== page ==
Bauwens et al. [158]2014 Daily2/3 weeks
Jack et al. [107]2017 Daily2/3 weeks
Alzetto et al. [189]2018 Subhourly1 night
Meulemans [190]2018 Subhourly1 night
Ahmad et al. [191]2019 Subhourly1 night
Rémi et al. [192]2014 Subhourly5–15 days
Thébault et al. [193]2018 Subhourly4 days
Table 6. Control strategies aimed at building flexibility for different end-uses and services.
Table 6. Control strategies aimed at building flexibility for different end-uses and services.
SourceYearEnd-usesEnergy servicesControl ObjectiveControl TypeTime ScheduleSet-pointsComfort ConstraintsLoad (Demand)Production (On-Site)Grid Connection (import/export)Tariff
De Coninck et al. [233]2014 LS, ORMRBC
Klein et al. [234]2015 LS, ORMRBC
Le Dréau and Heiselberg [235]2016 LSRBC
Dar et al. [236]2014 LS, ORMRBC
Reynders et al. [237]2015 LSRBC
Turner et al. [238]2015 LSRBC
Esfehani et al. [239]2016 LS, ORMRBC
Alimohammadisagvand et al. [240]2016 LSRBC
Salpakari and Lund [241]2016 LS, ORMRBC, OC
Masy et al. [242]2015 LSRBC, OC
Psimopoulos et al. [224]2019 LSRBC
Bee et al. [223]2019 LSRBC
Oliveira Panão et al. [243]2019 LSRBC
Vivian et al. [244]2020 LSRBC
De Coninck and Helsen [245]2016 LSOC
Halvgaard et al. [246]2012 LSMPC
Maasoumy Haghighi [247]2013 LSMPC
Corbin and Henze [248]2017 LSMPC
Corbin and Henze [249]2017 LS, ORMMPC
Lindelöf et al. [250]2015 LSMPC
Garnier et al. [251]2015 LSMPC
Kandler et al. [252]2015 LS, ORMMPC
Blum et al. [253]2019 LSMPC
Table 7. Articles at the intersection of levels of analysis.
Table 7. Articles at the intersection of levels of analysis.
SourceLevelYearPattern IdentifiedPaper Title
Calleja Rodríguez et al. [75]#1#22013Reference building approach and parametric modellingUK office buildings archetypal model as methodological approach in development of regression models for predicting building energy consumption from heating and cooling demands
Goel et al. [103]#1#22016Reference building approach and parametric modellingStreamlining Building Efficiency Evaluation with DOE’s Asset Score Preview
Zhao et al. [81]#1#22016Reference building approach and parametric modellingReconstructing building stock to replicate energy consumption data
Lim et al. [82]#1#22017Reference building approach and parametric modellingReview on stochastic modeling methods for building stock energy prediction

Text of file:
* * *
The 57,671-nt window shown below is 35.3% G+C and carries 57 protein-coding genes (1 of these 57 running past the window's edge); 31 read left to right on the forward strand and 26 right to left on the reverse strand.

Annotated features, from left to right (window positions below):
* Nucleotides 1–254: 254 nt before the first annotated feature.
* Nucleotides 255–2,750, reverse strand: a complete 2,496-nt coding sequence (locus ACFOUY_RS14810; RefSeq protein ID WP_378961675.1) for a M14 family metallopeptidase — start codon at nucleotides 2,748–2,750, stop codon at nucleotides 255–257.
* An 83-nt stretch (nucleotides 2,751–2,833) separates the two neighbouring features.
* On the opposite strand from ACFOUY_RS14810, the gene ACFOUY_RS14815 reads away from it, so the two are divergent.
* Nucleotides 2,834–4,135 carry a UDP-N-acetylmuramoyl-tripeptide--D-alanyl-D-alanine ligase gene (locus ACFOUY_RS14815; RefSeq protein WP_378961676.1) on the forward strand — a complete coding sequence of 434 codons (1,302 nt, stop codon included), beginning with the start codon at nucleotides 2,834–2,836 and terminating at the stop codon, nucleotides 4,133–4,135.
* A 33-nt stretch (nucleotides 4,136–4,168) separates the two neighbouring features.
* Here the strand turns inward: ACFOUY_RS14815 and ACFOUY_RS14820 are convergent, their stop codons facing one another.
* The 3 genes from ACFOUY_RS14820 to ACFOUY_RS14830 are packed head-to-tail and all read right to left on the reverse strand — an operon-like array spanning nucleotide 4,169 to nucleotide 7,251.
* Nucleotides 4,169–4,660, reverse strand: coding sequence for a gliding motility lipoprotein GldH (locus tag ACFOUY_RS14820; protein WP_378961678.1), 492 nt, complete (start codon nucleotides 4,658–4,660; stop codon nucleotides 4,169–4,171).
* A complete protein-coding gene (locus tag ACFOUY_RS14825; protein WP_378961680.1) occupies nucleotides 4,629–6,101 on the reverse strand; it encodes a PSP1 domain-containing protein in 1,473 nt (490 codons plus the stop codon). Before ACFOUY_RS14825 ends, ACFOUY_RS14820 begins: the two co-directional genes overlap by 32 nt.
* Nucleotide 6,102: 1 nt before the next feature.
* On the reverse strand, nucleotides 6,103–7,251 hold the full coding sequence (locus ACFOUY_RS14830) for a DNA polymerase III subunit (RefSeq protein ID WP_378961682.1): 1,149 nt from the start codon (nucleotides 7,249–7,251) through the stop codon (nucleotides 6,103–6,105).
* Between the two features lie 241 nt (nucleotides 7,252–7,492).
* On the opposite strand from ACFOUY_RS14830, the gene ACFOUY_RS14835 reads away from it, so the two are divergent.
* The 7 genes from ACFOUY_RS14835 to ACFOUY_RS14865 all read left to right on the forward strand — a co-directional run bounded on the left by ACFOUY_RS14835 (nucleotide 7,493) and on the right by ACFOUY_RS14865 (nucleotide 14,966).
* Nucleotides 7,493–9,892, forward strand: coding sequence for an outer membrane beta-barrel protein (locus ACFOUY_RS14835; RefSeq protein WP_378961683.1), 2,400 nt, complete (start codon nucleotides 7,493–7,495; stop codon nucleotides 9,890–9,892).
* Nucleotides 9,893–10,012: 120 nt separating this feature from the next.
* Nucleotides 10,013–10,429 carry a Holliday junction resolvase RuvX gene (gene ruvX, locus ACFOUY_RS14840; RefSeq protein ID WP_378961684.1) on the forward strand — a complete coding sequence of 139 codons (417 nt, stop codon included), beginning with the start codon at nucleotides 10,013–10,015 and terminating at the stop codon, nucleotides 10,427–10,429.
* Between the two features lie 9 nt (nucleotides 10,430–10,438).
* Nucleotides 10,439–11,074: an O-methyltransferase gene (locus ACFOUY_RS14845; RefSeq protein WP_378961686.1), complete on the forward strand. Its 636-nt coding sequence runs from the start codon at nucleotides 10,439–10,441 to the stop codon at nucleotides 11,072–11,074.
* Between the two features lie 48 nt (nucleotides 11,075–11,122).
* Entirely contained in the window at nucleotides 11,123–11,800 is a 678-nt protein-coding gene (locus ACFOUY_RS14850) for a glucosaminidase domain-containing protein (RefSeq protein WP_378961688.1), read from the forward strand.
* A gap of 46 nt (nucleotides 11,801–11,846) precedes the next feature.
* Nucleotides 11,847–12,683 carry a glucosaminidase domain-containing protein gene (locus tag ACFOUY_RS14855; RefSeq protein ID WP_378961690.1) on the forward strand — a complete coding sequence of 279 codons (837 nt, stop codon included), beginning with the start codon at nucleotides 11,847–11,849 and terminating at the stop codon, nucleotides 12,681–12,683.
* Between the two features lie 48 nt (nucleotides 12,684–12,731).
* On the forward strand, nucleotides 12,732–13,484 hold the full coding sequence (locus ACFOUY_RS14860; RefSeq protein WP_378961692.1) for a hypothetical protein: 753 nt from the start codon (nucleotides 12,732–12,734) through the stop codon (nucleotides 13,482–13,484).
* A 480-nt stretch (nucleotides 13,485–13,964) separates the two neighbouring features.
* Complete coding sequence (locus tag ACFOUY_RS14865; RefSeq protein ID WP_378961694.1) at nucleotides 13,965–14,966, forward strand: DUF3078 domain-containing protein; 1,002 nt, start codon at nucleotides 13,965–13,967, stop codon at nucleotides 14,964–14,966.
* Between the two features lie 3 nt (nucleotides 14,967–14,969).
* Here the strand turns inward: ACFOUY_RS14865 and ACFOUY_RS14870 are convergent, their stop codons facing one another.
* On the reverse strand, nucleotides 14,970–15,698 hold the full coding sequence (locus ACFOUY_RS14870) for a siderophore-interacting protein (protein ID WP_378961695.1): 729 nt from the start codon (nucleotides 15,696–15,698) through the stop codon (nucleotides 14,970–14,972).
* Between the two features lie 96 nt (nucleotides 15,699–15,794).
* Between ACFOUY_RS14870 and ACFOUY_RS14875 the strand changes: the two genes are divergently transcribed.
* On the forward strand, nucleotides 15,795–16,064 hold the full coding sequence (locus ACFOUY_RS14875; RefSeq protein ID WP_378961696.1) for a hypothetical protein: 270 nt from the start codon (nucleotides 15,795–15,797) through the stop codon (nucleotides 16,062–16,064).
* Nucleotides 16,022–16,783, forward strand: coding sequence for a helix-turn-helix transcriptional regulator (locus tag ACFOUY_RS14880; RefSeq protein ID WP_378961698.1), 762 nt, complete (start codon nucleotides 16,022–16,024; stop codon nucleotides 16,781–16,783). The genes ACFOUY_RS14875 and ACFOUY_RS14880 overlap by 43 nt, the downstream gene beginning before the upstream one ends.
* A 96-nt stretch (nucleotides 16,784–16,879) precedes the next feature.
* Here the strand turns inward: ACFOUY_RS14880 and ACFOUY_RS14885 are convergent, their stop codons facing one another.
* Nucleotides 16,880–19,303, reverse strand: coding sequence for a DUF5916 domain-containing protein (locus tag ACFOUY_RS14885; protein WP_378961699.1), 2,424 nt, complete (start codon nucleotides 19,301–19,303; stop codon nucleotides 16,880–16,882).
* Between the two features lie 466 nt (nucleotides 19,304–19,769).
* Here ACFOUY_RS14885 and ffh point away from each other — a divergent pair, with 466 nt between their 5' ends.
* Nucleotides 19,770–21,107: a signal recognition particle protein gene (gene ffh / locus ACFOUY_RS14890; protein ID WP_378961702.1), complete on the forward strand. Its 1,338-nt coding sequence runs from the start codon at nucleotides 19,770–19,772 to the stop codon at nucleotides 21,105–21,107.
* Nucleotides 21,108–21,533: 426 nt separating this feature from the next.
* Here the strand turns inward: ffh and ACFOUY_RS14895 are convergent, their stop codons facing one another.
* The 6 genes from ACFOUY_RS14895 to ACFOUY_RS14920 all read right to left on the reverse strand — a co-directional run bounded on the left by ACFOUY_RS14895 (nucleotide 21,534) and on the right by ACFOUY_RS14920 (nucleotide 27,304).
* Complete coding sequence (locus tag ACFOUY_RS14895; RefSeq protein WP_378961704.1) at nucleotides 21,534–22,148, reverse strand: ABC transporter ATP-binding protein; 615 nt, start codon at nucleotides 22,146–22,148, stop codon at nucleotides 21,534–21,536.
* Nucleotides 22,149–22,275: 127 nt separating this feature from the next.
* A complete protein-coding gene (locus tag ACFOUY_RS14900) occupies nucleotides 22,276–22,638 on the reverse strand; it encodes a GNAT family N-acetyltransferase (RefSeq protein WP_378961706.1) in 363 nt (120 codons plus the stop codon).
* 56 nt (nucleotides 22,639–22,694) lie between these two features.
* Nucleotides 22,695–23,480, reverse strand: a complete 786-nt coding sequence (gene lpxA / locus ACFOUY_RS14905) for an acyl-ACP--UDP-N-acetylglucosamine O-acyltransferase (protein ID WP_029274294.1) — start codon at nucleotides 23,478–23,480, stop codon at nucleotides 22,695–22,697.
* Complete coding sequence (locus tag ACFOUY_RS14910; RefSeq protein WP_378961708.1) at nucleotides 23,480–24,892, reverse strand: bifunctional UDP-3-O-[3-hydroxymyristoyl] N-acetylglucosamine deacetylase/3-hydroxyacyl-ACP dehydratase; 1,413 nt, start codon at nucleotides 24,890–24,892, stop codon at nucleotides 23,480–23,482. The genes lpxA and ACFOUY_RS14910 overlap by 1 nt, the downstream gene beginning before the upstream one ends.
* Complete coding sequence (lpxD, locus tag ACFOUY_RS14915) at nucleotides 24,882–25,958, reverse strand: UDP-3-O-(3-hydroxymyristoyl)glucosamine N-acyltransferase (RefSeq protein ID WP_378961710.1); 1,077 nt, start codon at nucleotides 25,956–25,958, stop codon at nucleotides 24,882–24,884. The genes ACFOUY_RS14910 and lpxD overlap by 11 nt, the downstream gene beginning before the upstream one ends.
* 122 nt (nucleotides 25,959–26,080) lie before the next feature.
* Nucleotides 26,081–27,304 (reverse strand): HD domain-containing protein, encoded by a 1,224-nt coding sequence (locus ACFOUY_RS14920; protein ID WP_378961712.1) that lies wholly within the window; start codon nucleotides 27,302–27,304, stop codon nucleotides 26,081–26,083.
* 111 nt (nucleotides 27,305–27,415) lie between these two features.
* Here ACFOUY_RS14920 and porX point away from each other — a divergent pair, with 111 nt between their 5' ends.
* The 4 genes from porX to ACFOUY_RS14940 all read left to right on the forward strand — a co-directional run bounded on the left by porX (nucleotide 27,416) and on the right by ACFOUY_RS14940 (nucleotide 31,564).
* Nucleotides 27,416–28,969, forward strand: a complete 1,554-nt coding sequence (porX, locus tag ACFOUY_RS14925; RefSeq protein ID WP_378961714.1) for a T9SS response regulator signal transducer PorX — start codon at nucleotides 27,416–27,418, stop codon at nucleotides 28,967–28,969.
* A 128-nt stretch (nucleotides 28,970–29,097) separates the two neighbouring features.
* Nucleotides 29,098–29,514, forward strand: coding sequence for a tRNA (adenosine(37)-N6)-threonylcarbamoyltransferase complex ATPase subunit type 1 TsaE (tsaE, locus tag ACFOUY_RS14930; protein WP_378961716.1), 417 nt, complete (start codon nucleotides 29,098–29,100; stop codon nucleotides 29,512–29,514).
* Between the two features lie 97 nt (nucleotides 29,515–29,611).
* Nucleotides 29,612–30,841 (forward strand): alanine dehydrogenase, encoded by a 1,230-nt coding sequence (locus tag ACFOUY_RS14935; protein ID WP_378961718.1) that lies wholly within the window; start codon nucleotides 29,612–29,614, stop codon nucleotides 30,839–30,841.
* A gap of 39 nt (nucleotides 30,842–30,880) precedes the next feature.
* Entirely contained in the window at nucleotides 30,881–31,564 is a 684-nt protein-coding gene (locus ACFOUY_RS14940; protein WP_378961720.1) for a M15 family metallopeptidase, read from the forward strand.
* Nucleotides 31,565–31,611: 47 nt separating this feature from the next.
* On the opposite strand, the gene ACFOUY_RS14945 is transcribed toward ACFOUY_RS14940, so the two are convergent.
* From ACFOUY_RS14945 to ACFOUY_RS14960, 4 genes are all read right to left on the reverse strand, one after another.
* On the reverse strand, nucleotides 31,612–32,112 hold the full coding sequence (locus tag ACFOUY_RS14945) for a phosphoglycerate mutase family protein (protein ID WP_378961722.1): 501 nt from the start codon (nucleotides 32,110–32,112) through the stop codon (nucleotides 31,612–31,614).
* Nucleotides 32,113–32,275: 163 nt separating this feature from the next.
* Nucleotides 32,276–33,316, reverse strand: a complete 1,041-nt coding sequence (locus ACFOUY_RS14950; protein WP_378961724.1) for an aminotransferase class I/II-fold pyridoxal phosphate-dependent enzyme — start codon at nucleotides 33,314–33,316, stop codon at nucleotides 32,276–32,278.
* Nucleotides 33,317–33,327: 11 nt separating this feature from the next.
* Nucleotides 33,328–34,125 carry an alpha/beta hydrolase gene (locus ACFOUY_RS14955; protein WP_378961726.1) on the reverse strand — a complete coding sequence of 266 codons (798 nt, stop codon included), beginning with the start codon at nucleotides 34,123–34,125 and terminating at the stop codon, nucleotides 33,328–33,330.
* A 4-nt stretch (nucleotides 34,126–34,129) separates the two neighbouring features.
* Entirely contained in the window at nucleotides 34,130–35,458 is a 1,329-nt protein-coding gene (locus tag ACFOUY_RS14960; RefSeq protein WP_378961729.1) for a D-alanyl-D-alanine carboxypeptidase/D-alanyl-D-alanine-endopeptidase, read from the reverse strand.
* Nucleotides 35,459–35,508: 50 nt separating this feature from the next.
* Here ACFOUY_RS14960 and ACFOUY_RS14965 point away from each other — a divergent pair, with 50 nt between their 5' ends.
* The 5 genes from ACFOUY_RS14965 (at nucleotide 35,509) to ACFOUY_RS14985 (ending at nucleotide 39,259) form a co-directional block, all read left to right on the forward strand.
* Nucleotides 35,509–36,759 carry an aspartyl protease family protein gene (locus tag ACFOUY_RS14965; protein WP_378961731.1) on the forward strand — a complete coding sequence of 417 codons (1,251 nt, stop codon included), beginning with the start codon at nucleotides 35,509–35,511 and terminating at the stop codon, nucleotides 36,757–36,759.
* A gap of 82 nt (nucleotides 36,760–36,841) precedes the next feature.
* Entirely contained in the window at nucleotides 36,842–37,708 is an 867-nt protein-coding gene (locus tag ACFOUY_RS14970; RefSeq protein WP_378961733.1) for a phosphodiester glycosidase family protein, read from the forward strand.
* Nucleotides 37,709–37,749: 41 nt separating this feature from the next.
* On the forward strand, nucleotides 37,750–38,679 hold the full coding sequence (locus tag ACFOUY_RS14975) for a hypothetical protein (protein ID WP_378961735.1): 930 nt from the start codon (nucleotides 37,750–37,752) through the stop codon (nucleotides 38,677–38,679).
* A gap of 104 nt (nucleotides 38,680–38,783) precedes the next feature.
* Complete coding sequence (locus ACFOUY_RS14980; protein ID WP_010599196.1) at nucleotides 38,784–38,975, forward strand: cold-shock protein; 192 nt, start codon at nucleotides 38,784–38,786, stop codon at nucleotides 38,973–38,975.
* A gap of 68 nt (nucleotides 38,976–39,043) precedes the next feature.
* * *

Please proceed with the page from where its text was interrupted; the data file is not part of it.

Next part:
Booth et al. [80]#1#22013Multi-level calibrationA hierarchical bayesian framework for calibrating micro-level models with macro-level data
Yang and Becerik-Gerber [74]#1#22015Multi-level calibrationA model calibration framework for simultaneous multi-level building energy simulation
Fabrizio et al. [118]#2#32015Multi-level calibrationMethodologies and advancements in the calibration of building energy models
Guyot et al. [77]#1#22020Multi-level calibrationBuilding energy model calibration: A detailed case study using sub-hourly measured data
Jalori et al. [134]#2#32015Regression-based approaches at multiple temporal and spatial scale of analysisA new clustering method to identify outliers and diurnal schedules from building energy interval data
Jalori et al. [156]#2#32015Regression-based approaches at multiple temporal and spatial scale of analysisA unified inverse modeling framework for whole-building energy interval data: Daily and hourly baseline modeling and short-term load forecasting
Ligier et al. [179]#2#32017Regression-based approaches at multiple temporal and spatial scale of analysisEnergy Performance Contracting Methodology Based upon Simulation and Measurement
Meng et al. [92]#1#22017Regression-based approaches at multiple temporal and spatial scale of analysisDegree-day based non-domestic building energy analytics and modelling should use building and type specific base temperatures
Gaetani et al. [73]#1#32016User behavioural analysis Occupant behavior in building energy simulation: Towards a fit-for-purpose modeling strategy
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Manfren, M.; Sibilla, M.; Tronchin, L. Energy Modelling and Analytics in the Built Environment—A Review of Their Role for Energy Transitions in the Construction Sector. Energies 2021, 14, 679.

AMA Style

Manfren M, Sibilla M, Tronchin L. Energy Modelling and Analytics in the Built Environment—A Review of Their Role for Energy Transitions in the Construction Sector. Energies. 2021; 14(3):679.

Chicago/Turabian Style

Manfren, Massimiliano, Maurizio Sibilla, and Lamberto Tronchin. 2021. "Energy Modelling and Analytics in the Built Environment—A Review of Their Role for Energy Transitions in the Construction Sector" Energies 14, no. 3: 679.